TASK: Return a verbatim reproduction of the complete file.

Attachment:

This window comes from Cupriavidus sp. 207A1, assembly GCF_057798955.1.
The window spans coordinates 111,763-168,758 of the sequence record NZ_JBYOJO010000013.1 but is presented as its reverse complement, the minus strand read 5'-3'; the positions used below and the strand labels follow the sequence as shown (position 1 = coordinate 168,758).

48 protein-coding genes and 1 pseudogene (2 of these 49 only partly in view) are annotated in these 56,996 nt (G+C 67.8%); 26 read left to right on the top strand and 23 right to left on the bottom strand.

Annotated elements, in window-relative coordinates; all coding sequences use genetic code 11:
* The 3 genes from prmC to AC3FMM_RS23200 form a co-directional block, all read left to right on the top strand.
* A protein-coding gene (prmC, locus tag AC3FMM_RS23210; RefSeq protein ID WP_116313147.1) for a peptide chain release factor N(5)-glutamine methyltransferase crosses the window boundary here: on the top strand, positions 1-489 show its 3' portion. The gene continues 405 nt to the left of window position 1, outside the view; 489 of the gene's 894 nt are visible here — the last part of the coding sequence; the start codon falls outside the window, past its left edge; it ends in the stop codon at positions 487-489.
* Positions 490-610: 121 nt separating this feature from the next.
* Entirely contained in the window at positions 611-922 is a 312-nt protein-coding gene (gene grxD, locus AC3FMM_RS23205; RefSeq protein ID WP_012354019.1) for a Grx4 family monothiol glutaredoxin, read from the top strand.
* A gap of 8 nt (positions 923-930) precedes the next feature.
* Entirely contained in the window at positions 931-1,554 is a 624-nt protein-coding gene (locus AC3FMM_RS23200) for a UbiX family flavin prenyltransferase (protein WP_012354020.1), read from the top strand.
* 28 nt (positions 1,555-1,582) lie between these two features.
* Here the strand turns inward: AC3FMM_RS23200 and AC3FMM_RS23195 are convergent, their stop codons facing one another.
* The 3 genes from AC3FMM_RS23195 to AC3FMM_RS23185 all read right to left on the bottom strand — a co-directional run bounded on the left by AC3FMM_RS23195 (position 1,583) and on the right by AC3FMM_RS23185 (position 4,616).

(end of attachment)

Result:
This window comes from Cupriavidus sp. 207A1, assembly GCF_057798955.1.
The window spans coordinates 111,763-168,758 of the sequence record NZ_JBYOJO010000013.1 but is presented as its reverse complement, the minus strand read 5'-3'; the positions used below and the strand labels follow the sequence as shown (position 1 = coordinate 168,758).

48 protein-coding genes and 1 pseudogene (2 of these 49 only partly in view) are annotated in these 56,996 nt (G+C 67.8%); 26 read left to right on the top strand and 23 right to left on the bottom strand.

Annotated elements, in window-relative coordinates; all coding sequences use genetic code 11:
* The 3 genes from prmC to AC3FMM_RS23200 form a co-directional block, all read left to right on the top strand.
* A protein-coding gene (prmC, locus tag AC3FMM_RS23210; RefSeq protein ID WP_116313147.1) for a peptide chain release factor N(5)-glutamine methyltransferase crosses the window boundary here: on the top strand, positions 1-489 show its 3' portion. The gene continues 405 nt to the left of window position 1, outside the view; 489 of the gene's 894 nt are visible here — the last part of the coding sequence; the start codon falls outside the window, past its left edge; it ends in the stop codon at positions 487-489.
* Positions 490-610: 121 nt separating this feature from the next.
* Entirely contained in the window at positions 611-922 is a 312-nt protein-coding gene (gene grxD, locus AC3FMM_RS23205; RefSeq protein ID WP_012354019.1) for a Grx4 family monothiol glutaredoxin, read from the top strand.
* A gap of 8 nt (positions 923-930) precedes the next feature.
* Entirely contained in the window at positions 931-1,554 is a 624-nt protein-coding gene (locus AC3FMM_RS23200) for a UbiX family flavin prenyltransferase (protein WP_012354020.1), read from the top strand.
* 28 nt (positions 1,555-1,582) lie between these two features.
* Here the strand turns inward: AC3FMM_RS23200 and AC3FMM_RS23195 are convergent, their stop codons facing one another.
* The 3 genes from AC3FMM_RS23195 to AC3FMM_RS23185 all read right to left on the bottom strand — a co-directional run bounded on the left by AC3FMM_RS23195 (position 1,583) and on the right by AC3FMM_RS23185 (position 4,616).